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Damien Saez: “On a Pas la Thune” and “J’accuse”

I don’t have too much to say about Damien Saez because I don’t speak French. I notice that when I watch a sporting event with the sound off I notice more and enjoy it in a different way. It’s the same with music, though the variable in this case is language, not volume. These are great videos, though I only have a general idea of what Saez is getting at. Whatever the specifics are, it clearly isn’t complimentary to capitalism.

Obviously there is a lot of social commentary in each of the videos. On a Pas la Thune (above) is particularly haunting, with the lyrics–whatever they are–playing over what in essence are home movies of a desperately poor but loving family. You don’t have to speak French to know what Saez is saying once you see the last few seconds. The sheer video making of J’accuse, below is impressive.

Here is AllMusic’s bio on Saez:

Damien Saez was a French singer/songwriter who first studied music — piano — at the Conservatoire National de Région de Dijon before signing to Island/Universal in 1999. Influenced by classic rock artists such as Led Zeppelin, the Sex Pistols, and U2, as well as ’90s giants Jeff Buckley, Blur, and Radiohead, Saez — born in Savoy, France on August 1, 1977 — recorded and released his first album, Jours Étranges, late in 1999, and the collection sold well and earned him quite a good number of plaudits. 2001 saw the release of his first collection of poems, À Ton Nom, and in 2002, he released album number two, God Blesse — which was meant to be a companion to the online experimental instrumental album Katagena available as a free for download and contained the highly controversial single “Sexe.” His 2004 album, Debbie, was his last for Island/Universal. In April of 2008, he released his fourth album, Killing the Lamb. (Continue Reading…)

Here’s What’s Here

The Daily Music Break explores every genre of music, from hip hop to opera. It's simple: Boundaries are dumb. It's all good. Here is more about the site and here is our index:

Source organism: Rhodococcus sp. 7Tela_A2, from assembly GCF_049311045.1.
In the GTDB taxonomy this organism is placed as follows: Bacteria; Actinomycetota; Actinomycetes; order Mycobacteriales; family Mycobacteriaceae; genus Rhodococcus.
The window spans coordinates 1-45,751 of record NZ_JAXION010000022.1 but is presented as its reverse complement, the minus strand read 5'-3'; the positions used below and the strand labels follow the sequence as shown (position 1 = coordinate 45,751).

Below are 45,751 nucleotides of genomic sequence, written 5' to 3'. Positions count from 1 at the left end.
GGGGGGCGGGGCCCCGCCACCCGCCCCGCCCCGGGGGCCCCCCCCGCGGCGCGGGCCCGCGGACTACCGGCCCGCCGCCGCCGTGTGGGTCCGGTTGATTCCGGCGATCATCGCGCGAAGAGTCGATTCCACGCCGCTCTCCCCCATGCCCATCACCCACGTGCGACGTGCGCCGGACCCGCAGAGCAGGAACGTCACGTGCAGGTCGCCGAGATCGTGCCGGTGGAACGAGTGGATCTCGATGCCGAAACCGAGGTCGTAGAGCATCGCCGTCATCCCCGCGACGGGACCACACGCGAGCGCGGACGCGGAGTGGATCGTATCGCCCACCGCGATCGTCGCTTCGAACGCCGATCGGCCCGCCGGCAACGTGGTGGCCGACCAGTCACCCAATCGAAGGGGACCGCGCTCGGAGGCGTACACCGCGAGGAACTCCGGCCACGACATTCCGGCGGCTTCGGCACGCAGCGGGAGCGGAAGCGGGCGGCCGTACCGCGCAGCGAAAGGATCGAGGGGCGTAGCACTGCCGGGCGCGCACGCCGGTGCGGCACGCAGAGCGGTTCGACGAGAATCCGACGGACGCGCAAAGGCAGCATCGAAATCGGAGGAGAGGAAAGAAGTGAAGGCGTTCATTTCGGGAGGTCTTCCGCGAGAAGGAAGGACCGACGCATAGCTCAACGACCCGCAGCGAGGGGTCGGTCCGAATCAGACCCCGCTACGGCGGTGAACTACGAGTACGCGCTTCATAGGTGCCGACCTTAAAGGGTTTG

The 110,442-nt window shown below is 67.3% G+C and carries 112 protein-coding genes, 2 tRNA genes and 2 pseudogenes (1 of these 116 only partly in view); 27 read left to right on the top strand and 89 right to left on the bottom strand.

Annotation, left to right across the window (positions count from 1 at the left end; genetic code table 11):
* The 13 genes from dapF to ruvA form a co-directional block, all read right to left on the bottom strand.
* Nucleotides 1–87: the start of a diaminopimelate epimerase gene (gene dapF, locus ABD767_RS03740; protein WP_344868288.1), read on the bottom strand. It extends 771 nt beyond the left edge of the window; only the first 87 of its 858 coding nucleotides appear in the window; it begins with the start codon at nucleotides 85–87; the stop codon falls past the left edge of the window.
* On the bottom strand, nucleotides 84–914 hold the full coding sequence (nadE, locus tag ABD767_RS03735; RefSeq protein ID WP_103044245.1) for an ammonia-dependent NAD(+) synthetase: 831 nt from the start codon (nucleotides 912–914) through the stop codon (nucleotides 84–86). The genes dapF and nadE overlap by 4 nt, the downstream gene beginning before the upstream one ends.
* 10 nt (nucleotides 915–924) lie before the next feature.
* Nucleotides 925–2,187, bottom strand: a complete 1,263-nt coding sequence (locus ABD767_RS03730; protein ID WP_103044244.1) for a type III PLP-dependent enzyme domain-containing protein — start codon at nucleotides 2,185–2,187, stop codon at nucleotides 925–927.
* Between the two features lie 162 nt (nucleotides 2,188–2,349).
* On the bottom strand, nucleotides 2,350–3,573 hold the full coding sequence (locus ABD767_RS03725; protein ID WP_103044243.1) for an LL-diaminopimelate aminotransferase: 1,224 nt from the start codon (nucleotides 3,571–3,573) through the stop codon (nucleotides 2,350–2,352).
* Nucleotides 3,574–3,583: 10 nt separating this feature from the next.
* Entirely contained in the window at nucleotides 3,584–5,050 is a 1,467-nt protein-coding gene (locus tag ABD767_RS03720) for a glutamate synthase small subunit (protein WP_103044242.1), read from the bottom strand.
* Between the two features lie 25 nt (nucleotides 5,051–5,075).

--A Tribe Called Quest to The Dick Hyman Trio (In other words, A to H)

--Indigo Girls to Queen Ida (I to Q)

--Radiohead to ZZ Top (R to Z)

Reading Music

The stories of the great bands and musicians are fascinating. Musicians as a group are brilliant, but often troubled. The combination of creativity and drama makes for great reading.

Here are some books to check out.

Duke Ellington brought class, sophistication and style to jazz which, until that point, was proudly unpolished and raucous. His story is profound. The author, Terry Teachout, also wrote "Pops," the acclaimed bio of Louis Armstrong. Click here or on the image.

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What else is there to say? Here is the story behind every song written by The Beatles. Click here or on the image.

🎼🎺🎻🎹🎷🎶🎵

The Grateful Dead don't get enough credit for the profound nature of its lyrics. Many of the band's songs are driven by a deep and literate Americana ("I'm Uncle Sam/That's who I am/Been hidin' out/In a rock and roll band" and "Majordomo Billy Bojangles/Sit down and have a drink with me/What's this about Alabama/Keeps comin' back to me?").

David Dodd's exhaustive study tells the story, song by song. Click here or on the image.

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